An epic rainstorm in New York last week wreaked havoc on the roads. With flooding of major highways and sinkholes on main thoroughfares, getting from New York City to Westchester was a test of patience.
Our cab driver had two GPS navigation systems running in his car: Google Maps and Waze.
Google Maps, he noted, was better for maps. Waze, he contended, couldn’t be beat for its real-time traffic information.
Though our driver couldn’t have known that an enormous acquisition by the giant search engine of the tiny crowd-sourced navigation application was about to take place, his usage of the two systems illustrated the main reason why Google bought Waze.
Google is a leader in online mapping and its new acquisition will fortify its expertise. By integrating Waze into its system, Google Maps will be able to “outsmart traffic” across the globe.
“The Waze community and its dedicated team have created a great source of timely road corrections and updates. We welcome them to Google and look forward to working with them in our ongoing effort to make a comprehensive, accurate and useful map of the world,” Brian McClendon, Google’s VP of Geo, wrote in a blog post announcing the deal.
Waze is a community-based traffic and navigation app based on user-generated data from the GPS on smartphones. Users post messages on road conditions, and the application offers alternate routes based on that information. Users earn points and titles based on the number of miles logged, and Wazers talk of a sense of camaraderie when tackling a traffic jam together.
It was a computer science-philosophy major from Tel Aviv University who changed the way we drive. Ehud Shabtai, co-founder and CTO of Waze, says he was terrible at finding his way to new places. After being given a GPS system, he came up with “big ideas on how to improve the thing.”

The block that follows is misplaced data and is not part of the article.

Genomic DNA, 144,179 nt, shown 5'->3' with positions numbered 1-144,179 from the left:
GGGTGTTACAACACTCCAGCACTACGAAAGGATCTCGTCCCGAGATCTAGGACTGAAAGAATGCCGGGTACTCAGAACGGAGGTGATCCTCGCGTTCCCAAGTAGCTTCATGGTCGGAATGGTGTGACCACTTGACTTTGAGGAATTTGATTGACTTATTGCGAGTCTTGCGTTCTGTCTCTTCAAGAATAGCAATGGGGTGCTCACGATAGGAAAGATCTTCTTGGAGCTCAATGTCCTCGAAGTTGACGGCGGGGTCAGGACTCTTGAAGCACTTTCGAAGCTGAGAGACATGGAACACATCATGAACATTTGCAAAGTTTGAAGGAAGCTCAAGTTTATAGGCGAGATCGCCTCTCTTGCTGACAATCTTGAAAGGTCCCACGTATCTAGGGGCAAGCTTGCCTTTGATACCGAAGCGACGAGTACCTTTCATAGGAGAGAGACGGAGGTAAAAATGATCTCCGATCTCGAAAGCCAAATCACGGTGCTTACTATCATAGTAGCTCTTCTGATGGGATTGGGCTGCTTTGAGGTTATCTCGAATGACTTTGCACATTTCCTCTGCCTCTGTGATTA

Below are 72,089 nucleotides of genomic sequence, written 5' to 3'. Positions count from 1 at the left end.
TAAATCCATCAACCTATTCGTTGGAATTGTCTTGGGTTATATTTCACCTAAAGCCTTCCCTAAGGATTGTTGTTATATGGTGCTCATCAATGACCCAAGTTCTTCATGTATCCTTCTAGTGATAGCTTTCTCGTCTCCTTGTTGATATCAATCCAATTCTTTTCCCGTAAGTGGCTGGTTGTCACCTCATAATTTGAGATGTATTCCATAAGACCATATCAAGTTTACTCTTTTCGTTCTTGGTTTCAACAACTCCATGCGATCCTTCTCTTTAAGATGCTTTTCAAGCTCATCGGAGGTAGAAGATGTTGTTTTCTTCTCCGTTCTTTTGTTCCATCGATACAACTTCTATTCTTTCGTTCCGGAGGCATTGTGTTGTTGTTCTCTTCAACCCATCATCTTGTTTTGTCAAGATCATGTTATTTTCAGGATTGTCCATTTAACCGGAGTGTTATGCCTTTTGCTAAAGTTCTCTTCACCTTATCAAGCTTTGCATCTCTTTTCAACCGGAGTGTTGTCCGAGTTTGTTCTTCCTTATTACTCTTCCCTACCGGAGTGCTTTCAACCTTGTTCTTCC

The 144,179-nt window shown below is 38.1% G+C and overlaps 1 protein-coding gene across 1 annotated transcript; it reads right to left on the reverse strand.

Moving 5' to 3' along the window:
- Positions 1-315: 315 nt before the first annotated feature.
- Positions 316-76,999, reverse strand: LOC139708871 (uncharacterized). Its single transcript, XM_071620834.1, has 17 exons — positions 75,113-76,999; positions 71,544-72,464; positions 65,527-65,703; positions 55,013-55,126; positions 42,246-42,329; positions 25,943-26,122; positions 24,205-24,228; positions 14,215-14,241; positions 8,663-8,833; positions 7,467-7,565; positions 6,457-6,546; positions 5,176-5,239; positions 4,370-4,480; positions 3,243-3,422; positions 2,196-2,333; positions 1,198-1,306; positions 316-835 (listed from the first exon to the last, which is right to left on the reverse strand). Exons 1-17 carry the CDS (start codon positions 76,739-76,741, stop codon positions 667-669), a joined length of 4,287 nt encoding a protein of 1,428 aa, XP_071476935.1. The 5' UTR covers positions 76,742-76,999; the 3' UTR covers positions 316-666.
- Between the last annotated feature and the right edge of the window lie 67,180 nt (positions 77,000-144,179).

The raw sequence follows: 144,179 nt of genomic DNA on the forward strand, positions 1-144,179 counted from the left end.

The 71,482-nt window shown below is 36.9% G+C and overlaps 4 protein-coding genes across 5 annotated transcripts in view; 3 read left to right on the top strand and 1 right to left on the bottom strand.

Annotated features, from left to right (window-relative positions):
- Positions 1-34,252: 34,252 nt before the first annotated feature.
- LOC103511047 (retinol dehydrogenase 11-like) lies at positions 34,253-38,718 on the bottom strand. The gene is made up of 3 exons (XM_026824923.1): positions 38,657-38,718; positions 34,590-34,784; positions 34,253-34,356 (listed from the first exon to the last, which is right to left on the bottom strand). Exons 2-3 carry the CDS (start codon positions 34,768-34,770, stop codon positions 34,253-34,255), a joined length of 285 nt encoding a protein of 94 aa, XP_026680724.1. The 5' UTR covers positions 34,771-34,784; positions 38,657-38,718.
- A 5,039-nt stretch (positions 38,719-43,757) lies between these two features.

Waze was founded in 2007. Its main office is in Ra’anana with a smaller office in Palo Alto.
Reports of a buyout surfaced shortly after it was named the Best Mobile App for 2013 at the 18th Annual Global Mobile awards. First Apple was linked to an acquisition deal, and then rumors swirled that Facebook wanted to buy the app. In the end, it was Google that dished out $1.03 billion to snap up the red-hot mobile app — and spite its competition on the way.
The deal was a source of pride for every Israeli. Reportedly, nine out of 10 Israeli drivers use the application. Israeli Wazers feel like they played a role in the company’s success – even if they won’t see a cent of profits.
The US is its largest single market, with over 12 million Wazers. But there is still a lot of growth in that market – and Waze needed Google just as Google needs Waze to fulfill bumper-to-bumper goals there.
Big-city users might see dozens of other avatars on the Waze network but there are still huge chunks of the American driving market unaware of this navigation tool.
The new Google-Waze merger, of course, will change that.